In the Harry Potter series, mudbloods (humans, but good enough to study witchcraft) were looked down upon by the purebloods (the wizard race). Similarly, in the real world, dark-skinned women are looked down upon by the rest of the world. Petty comments such as, “You should marry someone white so that your children wouldn’t be so dark”, or, “You really are pretty for a dark-skinned girl” are usual remarks shot at women with a dark complexion.
In today’s fast-paced world, all that matters to the society is lovely features, body shape, and most importantly complexion. A fair-skinned woman? Wow! Look at her, how pretty is she! Fair has become synonymous to pretty. A dark-skinned woman? Err! Movies mostly feature fair-skinned actresses as leads since they are considered to be more glamorous and appealing to the audience.
One of the biggest culprits is the Fair and Lovely facial cream advertisements that do the same old trick every time; darken a naturally fair model and then show her to be using this most magic of creams to suddenly morph into this super fair Miss Universe in a sash and tiara!
Such advertisements clearly imply that living with a dark complexion is a curse and this prompts most dark-skinned women to be influenced by these cheap advertisements. Subsequently, they purchase the product so that they too can match the standard definition of what is beautiful today. To top all of that, certain hazardous substances, such as hydroquinone and mercury, incorporated in fairness creams can potentially pose serious health problems to users.
I have a dream that one day, my children will live in a nation where they will not be judged by the color of their skin and instead by the content of their character.
Martin Luther King Jr. would have turned in his grave if he witnessed the racism in today’s society. It’s pretty clear that we now live in a terribly color-conscious society. Many deserving dark skin women are not selected for exciting jobs and scholarships purely due to their skin color, which is just disgraceful!
Most people tend to judge the book by seeing its cover. They are less interested in divulging into the content before making an assumption. The inner self which includes emotional and intellectual traits holds an abundance of beauty that is not visible to the eyes at first sight and those qualities are what makes the world go around. Everyone should pay attention to these meticulous details first.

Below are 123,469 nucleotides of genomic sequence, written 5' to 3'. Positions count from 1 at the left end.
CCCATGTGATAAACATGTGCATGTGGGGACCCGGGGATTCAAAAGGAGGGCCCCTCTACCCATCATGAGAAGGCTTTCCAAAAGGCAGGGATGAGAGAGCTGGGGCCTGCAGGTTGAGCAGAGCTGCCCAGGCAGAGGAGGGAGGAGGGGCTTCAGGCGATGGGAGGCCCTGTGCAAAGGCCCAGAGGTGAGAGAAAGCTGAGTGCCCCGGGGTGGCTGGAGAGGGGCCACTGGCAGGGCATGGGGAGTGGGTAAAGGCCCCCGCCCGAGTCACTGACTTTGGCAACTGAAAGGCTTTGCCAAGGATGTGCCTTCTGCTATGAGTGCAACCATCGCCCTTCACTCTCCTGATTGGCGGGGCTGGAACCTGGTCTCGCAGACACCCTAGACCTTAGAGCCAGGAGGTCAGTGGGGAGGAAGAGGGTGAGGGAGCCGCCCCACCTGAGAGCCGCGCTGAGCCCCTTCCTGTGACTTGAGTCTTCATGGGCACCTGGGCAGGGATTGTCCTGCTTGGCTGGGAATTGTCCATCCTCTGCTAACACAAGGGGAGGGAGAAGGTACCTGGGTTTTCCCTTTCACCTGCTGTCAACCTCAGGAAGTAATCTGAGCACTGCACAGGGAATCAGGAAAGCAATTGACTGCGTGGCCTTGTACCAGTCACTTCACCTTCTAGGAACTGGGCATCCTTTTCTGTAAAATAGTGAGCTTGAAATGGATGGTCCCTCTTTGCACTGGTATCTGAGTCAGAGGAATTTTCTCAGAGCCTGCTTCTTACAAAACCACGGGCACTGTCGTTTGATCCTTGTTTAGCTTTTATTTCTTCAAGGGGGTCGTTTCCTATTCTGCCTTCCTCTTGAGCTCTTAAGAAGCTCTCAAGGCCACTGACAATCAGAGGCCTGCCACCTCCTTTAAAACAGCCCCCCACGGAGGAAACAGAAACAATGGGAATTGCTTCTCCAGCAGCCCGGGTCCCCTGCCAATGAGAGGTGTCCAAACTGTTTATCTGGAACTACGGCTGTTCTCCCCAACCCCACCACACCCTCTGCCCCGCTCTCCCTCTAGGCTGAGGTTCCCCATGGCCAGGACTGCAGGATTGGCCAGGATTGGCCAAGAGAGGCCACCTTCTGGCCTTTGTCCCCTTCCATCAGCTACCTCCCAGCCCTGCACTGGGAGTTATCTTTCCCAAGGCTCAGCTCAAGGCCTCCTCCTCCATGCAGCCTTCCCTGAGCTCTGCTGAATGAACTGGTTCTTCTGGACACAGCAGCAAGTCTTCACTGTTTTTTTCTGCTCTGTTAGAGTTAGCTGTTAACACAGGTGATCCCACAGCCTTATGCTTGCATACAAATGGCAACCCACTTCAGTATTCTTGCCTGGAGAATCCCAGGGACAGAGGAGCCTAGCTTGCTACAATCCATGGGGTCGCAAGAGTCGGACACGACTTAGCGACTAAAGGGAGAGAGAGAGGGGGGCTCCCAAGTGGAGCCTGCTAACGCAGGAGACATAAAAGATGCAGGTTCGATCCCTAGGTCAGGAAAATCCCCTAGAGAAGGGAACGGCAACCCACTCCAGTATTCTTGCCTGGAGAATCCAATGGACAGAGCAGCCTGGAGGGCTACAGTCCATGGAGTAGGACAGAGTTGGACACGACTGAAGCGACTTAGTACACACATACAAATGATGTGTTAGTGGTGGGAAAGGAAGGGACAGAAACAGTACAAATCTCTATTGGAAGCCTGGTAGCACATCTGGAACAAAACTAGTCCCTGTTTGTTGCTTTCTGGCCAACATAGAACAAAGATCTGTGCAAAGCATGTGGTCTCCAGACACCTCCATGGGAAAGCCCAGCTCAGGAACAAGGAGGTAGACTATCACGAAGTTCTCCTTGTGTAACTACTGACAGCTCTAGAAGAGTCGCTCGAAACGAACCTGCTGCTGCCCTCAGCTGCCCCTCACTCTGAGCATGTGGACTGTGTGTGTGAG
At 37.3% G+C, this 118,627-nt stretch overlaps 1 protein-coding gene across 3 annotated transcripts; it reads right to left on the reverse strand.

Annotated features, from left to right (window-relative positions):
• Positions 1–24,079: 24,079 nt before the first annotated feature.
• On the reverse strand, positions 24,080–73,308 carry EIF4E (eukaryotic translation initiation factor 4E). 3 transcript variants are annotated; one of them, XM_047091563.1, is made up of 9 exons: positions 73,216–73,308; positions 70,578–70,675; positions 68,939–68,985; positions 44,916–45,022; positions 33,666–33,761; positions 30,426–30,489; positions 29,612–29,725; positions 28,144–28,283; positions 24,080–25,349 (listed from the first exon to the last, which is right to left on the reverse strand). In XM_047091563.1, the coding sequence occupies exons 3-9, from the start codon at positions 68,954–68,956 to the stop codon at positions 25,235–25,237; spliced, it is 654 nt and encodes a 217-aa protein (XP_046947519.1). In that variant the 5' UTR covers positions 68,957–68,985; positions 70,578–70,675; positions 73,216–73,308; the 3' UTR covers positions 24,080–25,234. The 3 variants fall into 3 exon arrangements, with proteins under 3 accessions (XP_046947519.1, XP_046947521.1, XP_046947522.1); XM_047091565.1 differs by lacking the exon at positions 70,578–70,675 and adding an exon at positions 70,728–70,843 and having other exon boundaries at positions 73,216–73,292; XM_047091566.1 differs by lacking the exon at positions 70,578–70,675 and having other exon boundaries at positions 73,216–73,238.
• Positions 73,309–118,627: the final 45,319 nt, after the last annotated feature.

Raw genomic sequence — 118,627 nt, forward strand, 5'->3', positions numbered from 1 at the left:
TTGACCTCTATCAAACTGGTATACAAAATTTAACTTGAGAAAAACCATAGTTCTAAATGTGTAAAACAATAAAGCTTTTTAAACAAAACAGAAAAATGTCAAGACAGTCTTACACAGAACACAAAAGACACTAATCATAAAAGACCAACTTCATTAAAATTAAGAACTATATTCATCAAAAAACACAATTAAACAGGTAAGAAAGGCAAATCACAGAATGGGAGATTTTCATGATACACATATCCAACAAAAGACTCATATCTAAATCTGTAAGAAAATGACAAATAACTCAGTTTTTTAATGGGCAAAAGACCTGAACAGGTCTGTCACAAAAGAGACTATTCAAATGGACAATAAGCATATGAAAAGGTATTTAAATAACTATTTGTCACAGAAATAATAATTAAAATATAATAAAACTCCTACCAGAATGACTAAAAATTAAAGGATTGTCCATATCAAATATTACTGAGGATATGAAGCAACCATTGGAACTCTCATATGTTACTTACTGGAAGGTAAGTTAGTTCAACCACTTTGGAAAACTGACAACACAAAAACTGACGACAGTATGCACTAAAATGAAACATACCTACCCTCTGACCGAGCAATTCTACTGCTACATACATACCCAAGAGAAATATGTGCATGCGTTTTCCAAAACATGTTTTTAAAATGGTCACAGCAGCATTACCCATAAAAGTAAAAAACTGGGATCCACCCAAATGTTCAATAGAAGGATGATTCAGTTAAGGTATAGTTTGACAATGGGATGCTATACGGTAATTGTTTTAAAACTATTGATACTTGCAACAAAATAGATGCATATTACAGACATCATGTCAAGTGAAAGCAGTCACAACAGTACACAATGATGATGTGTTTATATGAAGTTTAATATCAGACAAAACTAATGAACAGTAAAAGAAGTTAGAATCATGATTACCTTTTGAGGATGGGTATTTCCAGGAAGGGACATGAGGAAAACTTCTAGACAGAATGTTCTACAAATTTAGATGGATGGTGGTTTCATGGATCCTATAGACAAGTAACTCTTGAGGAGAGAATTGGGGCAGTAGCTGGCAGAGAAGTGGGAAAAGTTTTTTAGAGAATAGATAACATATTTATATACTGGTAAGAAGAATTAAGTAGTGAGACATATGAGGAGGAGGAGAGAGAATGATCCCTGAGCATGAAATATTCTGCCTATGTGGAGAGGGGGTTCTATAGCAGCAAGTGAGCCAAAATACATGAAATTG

However, charity begins at home. The atrocity of judging one by their skin color should be prohibited even if it’s within the family. It can literally destroy women’s self-confidence and most importantly their self-perception.
Everyone has the potential to do well in life, irrespective of their skin color. There is no shortage of dark-skinned women that have succeeded in life. Halle Berry (actress), Oprah Winfrey (TV host and actress) and the William sisters (tennis) –to name a few- are all successful in their respective fields.
These exemplary figures would have endured similar experiences but did they crumble? Judging by their handsome success, they didn’t. Instead, they realized they are also beautiful and thus skin-complexion issues become secondary to them. Instead, they focused on their talent and character enrichment, which, at end of the day is the yardstick to success.
Dark-skinned women have nothing to be ashamed or feel uncomfortable about. They too can conquer the world. All it takes to make the difference is a little bit of courage, and the hunger to succeed and the rest is history.
I’m Sivanesan Krishnan (commonly known as Siva Krishnan), a published author and writer who currently resides in Kuala Lumpur, Malaysia. I capture the little things that people often overlook, the little things that make the world (if not the universe) go around. I capture romance and put it in writing in order for people to truly appreciate those “little things”. Also, at times, I get pissed and write about society.
I’m Sivanesan Krishnan (commonly known as Siva Krishnan), a published author and writer who currently resides in Kuala Lumpur, Malaysia. I capture the little things that people often overlook, the little things that make the world (if not the universe) go around.
I capture romance and put it in writing in order for people to truly appreciate those “little things”. Also, at times, I get pissed and write about society.